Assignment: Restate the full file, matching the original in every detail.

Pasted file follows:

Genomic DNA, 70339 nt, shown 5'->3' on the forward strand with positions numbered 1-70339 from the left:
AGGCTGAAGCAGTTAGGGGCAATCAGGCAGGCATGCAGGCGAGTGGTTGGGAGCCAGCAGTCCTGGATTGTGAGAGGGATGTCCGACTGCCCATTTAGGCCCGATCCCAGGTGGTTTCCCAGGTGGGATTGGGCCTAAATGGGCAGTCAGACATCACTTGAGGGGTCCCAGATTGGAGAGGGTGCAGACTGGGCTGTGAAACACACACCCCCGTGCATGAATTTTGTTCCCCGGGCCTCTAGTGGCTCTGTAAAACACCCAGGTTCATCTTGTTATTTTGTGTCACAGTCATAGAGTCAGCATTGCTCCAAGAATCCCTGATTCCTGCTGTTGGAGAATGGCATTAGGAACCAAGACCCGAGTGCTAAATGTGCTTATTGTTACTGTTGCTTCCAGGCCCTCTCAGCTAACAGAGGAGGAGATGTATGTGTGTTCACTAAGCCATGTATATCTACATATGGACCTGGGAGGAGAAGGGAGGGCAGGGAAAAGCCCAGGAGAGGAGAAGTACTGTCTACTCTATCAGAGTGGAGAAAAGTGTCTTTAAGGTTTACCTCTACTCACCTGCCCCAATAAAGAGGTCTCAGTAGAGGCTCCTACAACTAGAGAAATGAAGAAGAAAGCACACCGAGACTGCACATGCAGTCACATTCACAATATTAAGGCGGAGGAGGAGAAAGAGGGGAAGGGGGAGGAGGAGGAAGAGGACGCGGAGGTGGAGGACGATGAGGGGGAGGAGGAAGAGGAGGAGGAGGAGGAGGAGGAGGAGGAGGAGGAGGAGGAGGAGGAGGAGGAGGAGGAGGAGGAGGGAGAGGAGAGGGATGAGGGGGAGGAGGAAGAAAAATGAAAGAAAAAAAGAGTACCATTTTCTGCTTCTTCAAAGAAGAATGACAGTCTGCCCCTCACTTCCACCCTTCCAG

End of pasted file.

Genomic DNA, 70339 nt, shown 5'->3' on the forward strand with positions numbered 1-70339 from the left:
AGGCTGAAGCAGTTAGGGGCAATCAGGCAGGCATGCAGGCGAGTGGTTGGGAGCCAGCAGTCCTGGATTGTGAGAGGGATGTCCGACTGCCCATTTAGGCCCGATCCCAGGTGGTTTCCCAGGTGGGATTGGGCCTAAATGGGCAGTCAGACATCACTTGAGGGGTCCCAGATTGGAGAGGGTGCAGACTGGGCTGTGAAACACACACCCCCGTGCATGAATTTTGTTCCCCGGGCCTCTAGTGGCTCTGTAAAACACCCAGGTTCATCTTGTTATTTTGTGTCACAGTCATAGAGTCAGCATTGCTCCAAGAATCCCTGATTCCTGCTGTTGGAGAATGGCATTAGGAACCAAGACCCGAGTGCTAAATGTGCTTATTGTTACTGTTGCTTCCAGGCCCTCTCAGCTAACAGAGGAGGAGATGTATGTGTGTTCACTAAGCCATGTATATCTACATATGGACCTGGGAGGAGAAGGGAGGGCAGGGAAAAGCCCAGGAGAGGAGAAGTACTGTCTACTCTATCAGAGTGGAGAAAAGTGTCTTTAAGGTTTACCTCTACTCACCTGCCCCAATAAAGAGGTCTCAGTAGAGGCTCCTACAACTAGAGAAATGAAGAAGAAAGCACACCGAGACTGCACATGCAGTCACATTCACAATATTAAGGCGGAGGAGGAGAAAGAGGGGAAGGGGGAGGAGGAGGAAGAGGACGCGGAGGTGGAGGACGATGAGGGGGAGGAGGAAGAGGAGGAGGAGGAGGAGGAGGAGGAGGAGGAGGAGGAGGAGGAGGAGGAGGAGGAGGAGGAGGAGGGAGAGGAGAGGGATGAGGGGGAGGAGGAAGAAAAATGAAAGAAAAAAAGAGTACCATTTTCTGCTTCTTCAAAGAAGAATGACAGTCTGCCCCTCACTTCCACCCTTCCAG